Zaanse Schans

I have written before about my joy in discovering little collections of streets in the Netherlands with names all on a theme. We have encountered Computerweg, Printerstraat and Plotterstraat before, but on the cycle from Amsterdam to Zaandam I saw Back-Upstraat, which narrowly beat Disketteweg in my personal Dutch Street name awards 2022 (younger readers will have to look up the latter).

It’s quite impressive that my eyes were open enough to take in street names on the cycle out to Zaandam after the epic train journey the day before. Bruce manfully coped with the navigation and I just pedalled along behind. We did have all the fun of a ferry across the IJ from Amsterdam Centraal, even if it wasn’t quite the ferry route we had intended to take (we really were tired!) Our ‘usual’ Zaandam hotel had no rooms available but we had a good alternative and enjoyed exploring to see what had changed in the three years since we last passed through. One very noticeable thing was more restaurants and cafes offering vegan food options, which is helpful!

This year’s winning Dutch street name

On Thursday we did a little ‘cycling by numbers’, following the Dutch numbered cycling/hiking waypoint numbers out to Castricum. We had booked a trip here to stay in a Hobbit House for a long weekend in April 2020, but, of course, Covid intervened. It looked like a place we would have enjoyed, so we will likely try again sometimes. 40km with no luggage on the bikes felt good, even with some lively headwinds on the way back. We passed a model cable car advertising the ‘Heemskerk Indoor Ski Centre’, which seemed incongruous in the blazing sunshine and a strange thing to me anyway – how does an indoor ski centre work? There was also a sculpture made of old bicycles.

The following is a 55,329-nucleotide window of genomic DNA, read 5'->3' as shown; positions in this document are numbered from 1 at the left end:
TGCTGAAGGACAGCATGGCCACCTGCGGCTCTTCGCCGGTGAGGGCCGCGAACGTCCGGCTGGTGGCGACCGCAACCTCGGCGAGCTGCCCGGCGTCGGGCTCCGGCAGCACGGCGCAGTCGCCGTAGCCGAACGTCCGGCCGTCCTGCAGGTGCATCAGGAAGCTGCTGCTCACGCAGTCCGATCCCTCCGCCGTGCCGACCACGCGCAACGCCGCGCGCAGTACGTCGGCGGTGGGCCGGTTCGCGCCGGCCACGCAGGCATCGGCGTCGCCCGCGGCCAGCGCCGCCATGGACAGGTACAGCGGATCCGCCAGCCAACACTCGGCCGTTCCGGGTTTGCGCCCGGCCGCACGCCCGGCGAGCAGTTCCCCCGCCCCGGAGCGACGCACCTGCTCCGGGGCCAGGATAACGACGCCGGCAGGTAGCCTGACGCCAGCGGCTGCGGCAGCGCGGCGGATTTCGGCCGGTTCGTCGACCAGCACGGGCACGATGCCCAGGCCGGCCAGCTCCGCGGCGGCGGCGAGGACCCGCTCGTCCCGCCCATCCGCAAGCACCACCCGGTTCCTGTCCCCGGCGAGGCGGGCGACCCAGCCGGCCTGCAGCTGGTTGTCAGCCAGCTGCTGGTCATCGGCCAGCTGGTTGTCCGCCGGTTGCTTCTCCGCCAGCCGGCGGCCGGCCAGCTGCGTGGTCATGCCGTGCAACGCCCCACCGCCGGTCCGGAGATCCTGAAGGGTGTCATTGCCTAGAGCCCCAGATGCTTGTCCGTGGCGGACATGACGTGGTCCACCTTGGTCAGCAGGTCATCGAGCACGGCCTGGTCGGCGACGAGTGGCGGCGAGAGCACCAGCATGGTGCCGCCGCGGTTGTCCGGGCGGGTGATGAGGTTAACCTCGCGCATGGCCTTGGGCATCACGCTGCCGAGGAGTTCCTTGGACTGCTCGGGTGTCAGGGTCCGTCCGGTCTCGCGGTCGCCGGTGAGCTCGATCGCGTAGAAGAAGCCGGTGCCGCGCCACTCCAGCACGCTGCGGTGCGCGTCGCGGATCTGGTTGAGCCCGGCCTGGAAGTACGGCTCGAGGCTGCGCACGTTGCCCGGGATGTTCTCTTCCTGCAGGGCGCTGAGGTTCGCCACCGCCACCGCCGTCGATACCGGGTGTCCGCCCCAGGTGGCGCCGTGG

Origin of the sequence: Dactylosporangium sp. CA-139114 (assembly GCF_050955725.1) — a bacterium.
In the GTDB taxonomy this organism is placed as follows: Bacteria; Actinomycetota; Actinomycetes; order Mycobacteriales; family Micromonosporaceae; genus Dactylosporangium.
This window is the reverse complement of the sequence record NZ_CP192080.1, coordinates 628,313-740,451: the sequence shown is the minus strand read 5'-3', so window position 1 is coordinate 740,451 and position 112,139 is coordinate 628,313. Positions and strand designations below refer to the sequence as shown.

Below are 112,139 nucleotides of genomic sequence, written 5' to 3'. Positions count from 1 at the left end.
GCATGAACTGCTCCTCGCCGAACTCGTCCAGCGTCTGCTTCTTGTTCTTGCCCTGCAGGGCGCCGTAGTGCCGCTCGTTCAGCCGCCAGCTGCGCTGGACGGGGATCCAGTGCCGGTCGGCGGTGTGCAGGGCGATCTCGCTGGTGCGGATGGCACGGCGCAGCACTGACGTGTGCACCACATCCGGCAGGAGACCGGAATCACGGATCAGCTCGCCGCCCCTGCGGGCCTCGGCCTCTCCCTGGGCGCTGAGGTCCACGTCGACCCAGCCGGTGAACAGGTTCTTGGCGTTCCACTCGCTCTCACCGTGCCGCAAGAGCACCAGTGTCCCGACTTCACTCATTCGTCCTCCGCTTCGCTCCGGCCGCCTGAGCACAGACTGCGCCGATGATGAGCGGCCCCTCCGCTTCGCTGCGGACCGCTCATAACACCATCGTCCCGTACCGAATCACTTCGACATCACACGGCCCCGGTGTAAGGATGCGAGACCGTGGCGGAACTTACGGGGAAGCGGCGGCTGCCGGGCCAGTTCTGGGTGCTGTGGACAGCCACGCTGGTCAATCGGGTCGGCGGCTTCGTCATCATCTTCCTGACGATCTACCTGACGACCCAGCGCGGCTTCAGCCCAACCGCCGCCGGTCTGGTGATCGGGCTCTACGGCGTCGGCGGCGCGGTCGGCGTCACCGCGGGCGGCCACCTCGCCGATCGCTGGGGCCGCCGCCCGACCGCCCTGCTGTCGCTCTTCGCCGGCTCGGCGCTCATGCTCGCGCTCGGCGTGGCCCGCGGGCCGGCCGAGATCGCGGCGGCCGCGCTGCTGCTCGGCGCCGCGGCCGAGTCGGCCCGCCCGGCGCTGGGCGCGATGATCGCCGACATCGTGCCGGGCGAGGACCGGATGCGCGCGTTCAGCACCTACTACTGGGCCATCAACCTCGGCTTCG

Afterwards we experimented with Dutch buses to go a bit further afield (North Amsterdam) for dinner, and all went smoothly. You really need an OV chipcard (like an Oyster card) for any Dutch public transport. The two we had from a couple of years ago had expired so we now have new ones and felt almost like locals – except for not speaking the language, of course, and wearing bike helmets*.

Zaanse Schaans

Zaanse Schans is one of *the* big tourist attractions for people visiting the Amsterdam area. It has a series of working windmills (including a sawmill, a dye/paint mill, an oil mill and a paper mill) and museums in what was the original industrial area of the Netherlands – and although apparently rural it is still next door to a lot of present-day industry. We have visited before, but decided to go again on Friday. It was great. There are a lot of gift shops and it’s always busy, but the working mills and the museums are fascinating and six hours there passed far too quickly.

Sadly, today there was nothing left to do but pack up and pedal to IJMuiden to catch the ferry back to the UK. We tried the cycling-by-numbers again, with me in charge of navigating (gulp). It went a bit awry when I missed a turning to one of the waypoints but we picked up the route again and made it to the ferry in plenty of time. Tomorrow we have one more round of trying to get bikes onto a train and then it’s back to grappling with work and bills – unless we decide to sell up and seek asylum somewhere.

*We didn’t actually wear them on the bus.